Monday, October 27, 2008

Cracks in the Facade

I think we all saw this one coming. Our favorite GOP Governor, former beauty queen, sportscaster, airborne wolf hunter, and current GOP VP nominee Sarah Palin is going off-script as the McCain campaign lurches towards the finish line. Rumor is that she has a strong image within the Republican Party (even though she couldn't even get an Anchorage-based newspaper's endorsement), and will likely be the most-liked Republican after this election. She's evidently focused on distancing herself from McCain, simultaneously stabbing him in the back and fleeing for political safeground, like a rat fleeing a sinking ship. So much for "Country First," right Sarah? Especially when you're ambitious.

My first thought is that if you didn't think Obama had a strong chance to win on Nov. 4th before today, you should think so now. She's clearly pulling a John Edwards (in the political sense, not the sexual), and that's not a good sign for the McCain folks. My second thought is that if she's about to become the standard-bearer for the Republican Party, I feel very, very sorry for the GOP. As much as I can anyway. As Bill Maher said this weekend, the GOP used to be a bunch of old, white guys who were just interested in managing your money, and that was okay. I can be fine with patricians. Now, it's the party of anti-intellectualism, rightist evangelical Christianity, and hawkish global intervention. It's sad, really.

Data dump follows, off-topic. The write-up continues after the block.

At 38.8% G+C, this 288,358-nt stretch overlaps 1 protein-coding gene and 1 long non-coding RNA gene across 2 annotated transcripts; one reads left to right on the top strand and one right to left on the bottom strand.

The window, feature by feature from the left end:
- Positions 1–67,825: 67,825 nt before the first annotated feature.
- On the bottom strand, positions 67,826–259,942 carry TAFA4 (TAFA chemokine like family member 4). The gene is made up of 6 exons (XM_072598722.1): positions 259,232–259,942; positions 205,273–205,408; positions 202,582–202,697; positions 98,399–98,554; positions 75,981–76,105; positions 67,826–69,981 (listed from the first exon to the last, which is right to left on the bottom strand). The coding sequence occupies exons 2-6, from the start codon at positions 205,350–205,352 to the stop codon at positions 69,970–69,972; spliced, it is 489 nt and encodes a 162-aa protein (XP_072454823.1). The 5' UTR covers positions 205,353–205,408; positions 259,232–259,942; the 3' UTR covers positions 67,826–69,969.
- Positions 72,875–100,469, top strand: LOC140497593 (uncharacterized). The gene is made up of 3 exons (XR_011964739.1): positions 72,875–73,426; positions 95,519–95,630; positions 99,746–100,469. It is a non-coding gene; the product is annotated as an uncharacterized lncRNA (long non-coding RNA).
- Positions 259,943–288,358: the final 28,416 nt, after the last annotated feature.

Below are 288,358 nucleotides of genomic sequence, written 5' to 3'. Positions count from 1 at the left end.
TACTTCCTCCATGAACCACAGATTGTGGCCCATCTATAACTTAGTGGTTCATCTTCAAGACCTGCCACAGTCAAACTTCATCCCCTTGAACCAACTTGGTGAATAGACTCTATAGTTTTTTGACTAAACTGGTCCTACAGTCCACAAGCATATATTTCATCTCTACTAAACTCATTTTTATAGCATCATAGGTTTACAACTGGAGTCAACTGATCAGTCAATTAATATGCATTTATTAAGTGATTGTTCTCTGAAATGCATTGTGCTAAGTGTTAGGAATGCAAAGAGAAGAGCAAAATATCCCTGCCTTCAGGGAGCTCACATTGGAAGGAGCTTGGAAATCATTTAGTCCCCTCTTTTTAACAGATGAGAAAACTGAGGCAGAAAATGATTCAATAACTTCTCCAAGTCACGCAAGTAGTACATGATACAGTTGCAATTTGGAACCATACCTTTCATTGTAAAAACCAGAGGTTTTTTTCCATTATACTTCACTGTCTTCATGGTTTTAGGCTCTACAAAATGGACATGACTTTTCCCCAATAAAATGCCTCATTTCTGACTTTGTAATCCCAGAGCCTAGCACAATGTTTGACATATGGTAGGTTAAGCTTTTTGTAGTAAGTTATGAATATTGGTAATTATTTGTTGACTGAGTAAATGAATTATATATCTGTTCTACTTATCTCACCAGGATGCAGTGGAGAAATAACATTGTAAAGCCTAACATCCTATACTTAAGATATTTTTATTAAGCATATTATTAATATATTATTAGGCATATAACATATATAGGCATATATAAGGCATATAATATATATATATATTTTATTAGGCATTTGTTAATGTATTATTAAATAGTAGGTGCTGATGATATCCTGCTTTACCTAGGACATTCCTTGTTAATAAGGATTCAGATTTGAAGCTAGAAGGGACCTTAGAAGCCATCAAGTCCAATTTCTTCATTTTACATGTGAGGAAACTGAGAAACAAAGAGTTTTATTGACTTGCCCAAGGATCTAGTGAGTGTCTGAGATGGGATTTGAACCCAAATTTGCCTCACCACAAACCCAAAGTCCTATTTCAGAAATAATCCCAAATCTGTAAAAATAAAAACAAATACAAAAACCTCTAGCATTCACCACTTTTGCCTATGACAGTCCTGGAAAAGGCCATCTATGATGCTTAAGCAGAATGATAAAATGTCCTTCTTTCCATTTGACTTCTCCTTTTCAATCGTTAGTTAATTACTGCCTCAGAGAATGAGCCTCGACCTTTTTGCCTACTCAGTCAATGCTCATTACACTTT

What this might me in the long run is rather interesting. US politics don't translate easily to a multi-party system. Third parties work short-term, but have never had long-term viability. What will happen to the GOP after this election? Will the various factions fight about the future of the party, or will they fragment into two distinct brand of American conservatism? I foresee one version modeled after the UK conservative party and another that is a wholly American social conservative-only brand.

What do you think? Does anyone care?

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